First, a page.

Skift Take

The easy manipulation of the logo is undermining the legitimacy of the government’s trip protection, which has already become less popular due to recent failures and online bookings.

Up to 20 travel companies are being investigated by the Civil Aviation Authority (CAA) for falsely displaying the Atol logo.

The government-backed Atol scheme protects holidaymakers from losing their money, or being stranded abroad, in the event of their travel company going bust.

Last week the CAA, which runs the scheme, successfully prosecuted Diving World, a London-based tour operator, for falsely claiming on its website it was an ATOL-registered company. The firm was fined £3,500 and ordered to pay £5,000 in costs, and the CAA said it expected more prosecutions to follow.

“We’ve been investigating and we’ve found about 20 firms we think are in breach,” a spokesman told the Sunday Times. “It’s something we intend to pursue vigorously – the public must be able to trust the Atol logo.”

All firms selling holiday packages involving flights must have an Atol, and are required to pay into the CAA’s financial guarantee scheme. In the event of a travel company failing, the CAA uses the funds to repatriate holidaymakers, or provide refunds for those yet to travel.

However, the rise in sales of holidays over the internet means that far fewer holidays are now Atol-protected, and following the high-profile failures of recent years – such as those of XL Leisure and Flyglobespan – many passengers who thought they had booked aprotected package ended up losing their money.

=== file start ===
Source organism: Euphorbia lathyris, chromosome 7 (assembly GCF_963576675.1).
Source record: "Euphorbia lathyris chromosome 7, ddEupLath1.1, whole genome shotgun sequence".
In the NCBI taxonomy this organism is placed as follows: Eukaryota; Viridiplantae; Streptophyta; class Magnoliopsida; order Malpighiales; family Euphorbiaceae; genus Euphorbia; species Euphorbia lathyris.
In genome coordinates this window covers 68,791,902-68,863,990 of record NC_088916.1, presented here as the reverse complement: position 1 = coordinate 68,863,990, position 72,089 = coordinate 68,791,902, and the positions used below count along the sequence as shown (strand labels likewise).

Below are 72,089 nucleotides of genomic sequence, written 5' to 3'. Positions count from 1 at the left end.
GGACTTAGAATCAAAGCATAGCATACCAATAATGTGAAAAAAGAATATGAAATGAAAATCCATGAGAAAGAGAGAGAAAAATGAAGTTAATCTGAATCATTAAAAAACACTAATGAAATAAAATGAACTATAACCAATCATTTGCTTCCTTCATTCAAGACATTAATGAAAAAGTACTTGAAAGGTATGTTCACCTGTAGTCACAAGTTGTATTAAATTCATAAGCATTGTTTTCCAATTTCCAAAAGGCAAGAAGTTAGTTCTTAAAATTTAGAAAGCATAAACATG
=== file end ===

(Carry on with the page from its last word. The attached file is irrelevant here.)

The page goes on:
Under new regulations, introduced in September, all Britons who book an Atol-protected holiday must now receive a yellow certificate explaining to what extent their trip is protected, and by whom. The certificates also contain a unique reference number which is intended to speed up the claims process.

The certificate must be issued to customers at the point of purchase – they will be handed the document when booking on the high street, or it will be sent to them by email or post if they book over the phone or online.

The introduction of the certificate follows changes to Atol regulations made earlier this year. The new rules, known by the travel industry as Flight Plus, mean that anyone who books a flight, as well as another travel service such as car hire and/or accommodation, through the same website, agent or tour operator, on the same day or “within a day either side of each other”, is covered.

Crucially, however, bookings for flights, plus another travel service, sold directly through an airline, are still not covered by Atol (although some airlines – such as Easyjet – offer financial protection through other means if you book your flight and accommodation in one transaction). These holidays too may fall under the Atol scheme if the Civil Aviation Bill – currently being considered by the House of Lords – is passed next year. Flight-only bookings also remain unprotected, unless you take out insurance that specifically covers airline failure, or book a flight that costs more than £100 using a credit card.


The Daily Newsletter

Our daily coverage of the global travel industry. Written by editors and analysts from across Skift’s brands.

Have a confidential tip for Skift? Get in touch

Tags: safety, tours, uk

Up Next

Loading next stories